Indoor rock climbing has grown substantially in popularity over the years, evolving from a training tool for outdoor climbers to a standalone sport and recreational activity. Whether you’re a seasoned climber or a curious beginner, indoor climbing can offer a fun and challenging experience. Here’s a basic overview:
1. Types of Indoor Climbing:
Bouldering: Climbing on short walls (usually around 10-20 feet high) without ropes. Falls are cushioned by thick mats. It emphasizes power, technique, and problem-solving.
Top Roping: Climbing higher walls while attached to a rope that passes over an anchor at the top of the wall and then back down to a belayer on the ground. The belayer takes in slack as the climber ascends and can catch the climber if they fall.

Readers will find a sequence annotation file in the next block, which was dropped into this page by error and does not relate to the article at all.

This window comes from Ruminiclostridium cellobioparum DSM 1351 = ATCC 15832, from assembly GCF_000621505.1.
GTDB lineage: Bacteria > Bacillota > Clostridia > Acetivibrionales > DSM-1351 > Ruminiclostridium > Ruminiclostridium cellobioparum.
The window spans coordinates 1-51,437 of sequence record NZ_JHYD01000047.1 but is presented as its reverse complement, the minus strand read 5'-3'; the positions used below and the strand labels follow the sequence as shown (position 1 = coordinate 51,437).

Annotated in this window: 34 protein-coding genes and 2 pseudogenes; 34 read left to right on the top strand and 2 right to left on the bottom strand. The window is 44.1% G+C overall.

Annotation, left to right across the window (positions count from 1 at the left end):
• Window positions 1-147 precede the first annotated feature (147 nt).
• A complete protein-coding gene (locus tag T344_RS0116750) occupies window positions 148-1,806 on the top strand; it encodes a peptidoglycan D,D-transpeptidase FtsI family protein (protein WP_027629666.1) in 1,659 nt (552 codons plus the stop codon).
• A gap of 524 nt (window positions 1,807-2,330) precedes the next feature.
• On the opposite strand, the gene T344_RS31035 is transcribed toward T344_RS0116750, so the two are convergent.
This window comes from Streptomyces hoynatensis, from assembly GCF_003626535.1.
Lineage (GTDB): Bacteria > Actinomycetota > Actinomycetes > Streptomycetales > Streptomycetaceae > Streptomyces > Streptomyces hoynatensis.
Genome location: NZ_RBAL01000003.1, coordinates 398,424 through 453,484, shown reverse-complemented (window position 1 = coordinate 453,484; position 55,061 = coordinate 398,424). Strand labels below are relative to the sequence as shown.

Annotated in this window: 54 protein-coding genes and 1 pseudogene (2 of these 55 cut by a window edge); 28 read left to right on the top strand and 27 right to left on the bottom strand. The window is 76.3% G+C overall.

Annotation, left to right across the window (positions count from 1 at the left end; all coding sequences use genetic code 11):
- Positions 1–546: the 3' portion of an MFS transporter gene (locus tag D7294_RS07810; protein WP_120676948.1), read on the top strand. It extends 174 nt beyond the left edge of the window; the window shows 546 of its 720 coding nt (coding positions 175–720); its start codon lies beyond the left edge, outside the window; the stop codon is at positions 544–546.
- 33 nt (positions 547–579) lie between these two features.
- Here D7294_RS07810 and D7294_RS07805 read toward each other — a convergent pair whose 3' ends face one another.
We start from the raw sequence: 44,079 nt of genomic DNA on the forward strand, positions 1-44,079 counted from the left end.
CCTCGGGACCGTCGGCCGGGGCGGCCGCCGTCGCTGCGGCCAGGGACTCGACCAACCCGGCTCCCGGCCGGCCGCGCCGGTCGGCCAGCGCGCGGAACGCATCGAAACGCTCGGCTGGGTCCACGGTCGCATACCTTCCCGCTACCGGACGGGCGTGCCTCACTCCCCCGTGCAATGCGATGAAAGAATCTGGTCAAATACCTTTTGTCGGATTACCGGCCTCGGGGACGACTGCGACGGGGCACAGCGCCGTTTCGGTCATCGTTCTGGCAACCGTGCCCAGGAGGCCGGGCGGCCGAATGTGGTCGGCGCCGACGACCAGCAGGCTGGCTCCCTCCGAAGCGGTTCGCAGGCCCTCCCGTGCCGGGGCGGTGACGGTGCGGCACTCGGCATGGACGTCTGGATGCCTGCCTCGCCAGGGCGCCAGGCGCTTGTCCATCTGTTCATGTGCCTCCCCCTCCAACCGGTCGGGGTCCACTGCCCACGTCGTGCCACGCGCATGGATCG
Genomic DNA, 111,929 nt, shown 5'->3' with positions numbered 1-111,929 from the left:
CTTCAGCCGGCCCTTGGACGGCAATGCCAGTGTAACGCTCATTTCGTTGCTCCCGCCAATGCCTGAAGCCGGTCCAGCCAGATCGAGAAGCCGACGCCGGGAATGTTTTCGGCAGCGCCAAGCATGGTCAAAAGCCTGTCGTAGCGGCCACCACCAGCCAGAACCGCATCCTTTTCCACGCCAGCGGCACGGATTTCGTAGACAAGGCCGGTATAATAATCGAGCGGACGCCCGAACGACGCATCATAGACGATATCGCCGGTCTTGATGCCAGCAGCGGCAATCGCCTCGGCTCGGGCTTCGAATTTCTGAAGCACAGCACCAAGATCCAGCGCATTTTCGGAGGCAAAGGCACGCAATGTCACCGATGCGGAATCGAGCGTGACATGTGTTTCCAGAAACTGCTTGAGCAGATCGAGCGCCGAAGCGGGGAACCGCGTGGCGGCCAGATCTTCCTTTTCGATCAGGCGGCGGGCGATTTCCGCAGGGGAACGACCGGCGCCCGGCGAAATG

Lead Climbing: Climbing while periodically attaching oneself to fixed points on the wall. This requires more experience because of the potential for longer falls and the need for advanced rope-handling skills.